Here’s a notice to University of Oregon law students that campus security will be diligently monitoring the outdoor basketball court, to ensure that masks are worn while students are shootin’ hoops.
At UC San Diego, wearing a mask in perpetuity is now deemed necessary as a “psychological” safeguard:
At the University of North Carolina — Chapel Hill this semester, course syllabi contain a clause that threatens swift and decisive disciplinary intervention for even the smallest infractions. “If you choose not to wear a mask,” the clause reads, “or wear it improperly, I will ask you to leave immediately, and I will submit a report to the Office of Student Conduct. At that point you will be disenrolled from this course.”
Summary disenrollment for improper mask-wearing practices? Yep — that’s the threat, anyway. Hassan Melehy, a professor of French at UNC, confirmed to me that his syllabus contains such language. Per usual, these unwieldy threats tend to be made at the supposed behest of some imagined “community,” such as an “educational community,” which seems a convenient public-spirited pretext for the individual paranoias of instructors.
But clearly these measures go well beyond any lone professor’s pathologies, and speak to a broader mindset taking hold at the country’s most well-endowed and influential institutions. Through a confluence of bureaucratic inertia, ideological zeal, and a continuous spigot of funds, these institutions are unable or unwilling to extricate from a paradigm that sees COVID a crisis with no end. If vaccination wasn’t the way out, what would be?
As I keep saying, this is a dynamic that even those without any connection to academia should be acutely mindful of. The new college COVID bureaucracies have seemingly entrenched themselves as permanent fixtures of ordinary life, and progressively expanded their remit in the process — a trend that could easily be replicated in other non-academic contexts. Having been accorded with the power to surveil and micromanage the private affairs of adult students, under the guise of benign-sounding concepts like “contact tracing,” it doesn’t take much imagination to grasp why these bureaucracies might be reluctant to voluntarily give up those powers.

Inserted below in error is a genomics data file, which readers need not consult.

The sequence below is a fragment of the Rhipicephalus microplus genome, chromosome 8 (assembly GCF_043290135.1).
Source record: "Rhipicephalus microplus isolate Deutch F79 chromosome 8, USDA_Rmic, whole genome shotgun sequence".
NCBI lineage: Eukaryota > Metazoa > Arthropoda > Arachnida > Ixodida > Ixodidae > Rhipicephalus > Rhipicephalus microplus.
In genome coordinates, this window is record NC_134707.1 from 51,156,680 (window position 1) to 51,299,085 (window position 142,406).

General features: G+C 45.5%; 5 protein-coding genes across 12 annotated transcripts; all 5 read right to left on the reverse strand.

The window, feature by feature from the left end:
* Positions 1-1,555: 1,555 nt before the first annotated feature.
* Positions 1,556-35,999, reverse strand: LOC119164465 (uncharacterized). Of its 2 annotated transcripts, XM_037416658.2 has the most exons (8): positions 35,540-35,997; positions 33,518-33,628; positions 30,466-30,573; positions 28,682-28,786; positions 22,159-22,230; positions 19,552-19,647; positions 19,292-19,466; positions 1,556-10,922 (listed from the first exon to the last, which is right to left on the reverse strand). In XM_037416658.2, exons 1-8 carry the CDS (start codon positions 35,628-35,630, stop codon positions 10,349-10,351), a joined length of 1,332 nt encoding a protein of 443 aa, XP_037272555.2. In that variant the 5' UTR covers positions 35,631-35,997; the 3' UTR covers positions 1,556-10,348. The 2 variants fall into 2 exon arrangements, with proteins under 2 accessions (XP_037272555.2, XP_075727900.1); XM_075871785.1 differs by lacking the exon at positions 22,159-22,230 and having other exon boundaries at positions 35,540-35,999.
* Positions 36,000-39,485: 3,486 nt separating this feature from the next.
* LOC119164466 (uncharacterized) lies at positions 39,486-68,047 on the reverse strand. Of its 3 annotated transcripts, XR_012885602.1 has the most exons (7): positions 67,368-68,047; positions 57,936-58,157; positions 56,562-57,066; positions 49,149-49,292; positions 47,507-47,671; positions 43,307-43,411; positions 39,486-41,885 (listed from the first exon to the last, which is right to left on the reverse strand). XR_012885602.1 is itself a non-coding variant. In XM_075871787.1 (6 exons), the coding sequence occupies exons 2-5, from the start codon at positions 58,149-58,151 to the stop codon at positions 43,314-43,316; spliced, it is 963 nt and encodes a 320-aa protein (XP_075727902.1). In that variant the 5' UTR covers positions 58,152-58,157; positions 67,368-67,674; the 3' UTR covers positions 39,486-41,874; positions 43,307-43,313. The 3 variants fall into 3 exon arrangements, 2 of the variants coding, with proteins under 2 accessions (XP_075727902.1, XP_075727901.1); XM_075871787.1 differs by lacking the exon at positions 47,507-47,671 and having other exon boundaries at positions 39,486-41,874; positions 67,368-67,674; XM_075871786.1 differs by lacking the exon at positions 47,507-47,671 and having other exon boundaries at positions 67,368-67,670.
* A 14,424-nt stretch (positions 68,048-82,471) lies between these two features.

Even at universities less associated with the pinnacle of elite American culture, the COVID bureaucracies often operate on a logic that is barely any more decipherable. Boise State University administrators announced last Friday that despite a recent decline in positive “cases,” another round of surveillance policies would be imposed to specifically target football fans, with a “pivot to random sample testing for ticket holders in the student section for next week’s home game.” As is common with bureaucracies, once new powers are accrued, continual exertions of those powers become almost self-justifying.
Importantly, a version of this crackpottery is also happening within the K-12 public school system. The head of the Chicago teachers union made the incredible revelation last week that 10,000 students across the city were simultaneously in “quarantine.” (The term “quarantine” is a total misnomer, too — unless you think every sixth grader in Chicago is scrupulously adhering to 10 days of isolation protocols.) On a daily basis you can find examples of elementary schools, middle schools, and high schools shutting down in a frenzy due to bureaucratic paranoia over supposed “outbreaks” of “cases” — even though it’s been conclusively demonstrated that school-age kids are at astronomically low risk from COVID, and even though every adult to whom they could conceivably “transmit” the virus has had the opportunity to get vaccinated at no cost for approximately nine months. An entire middle school in Ohio shut down September 28 because of a single, solitary “case” detected among a member of staff.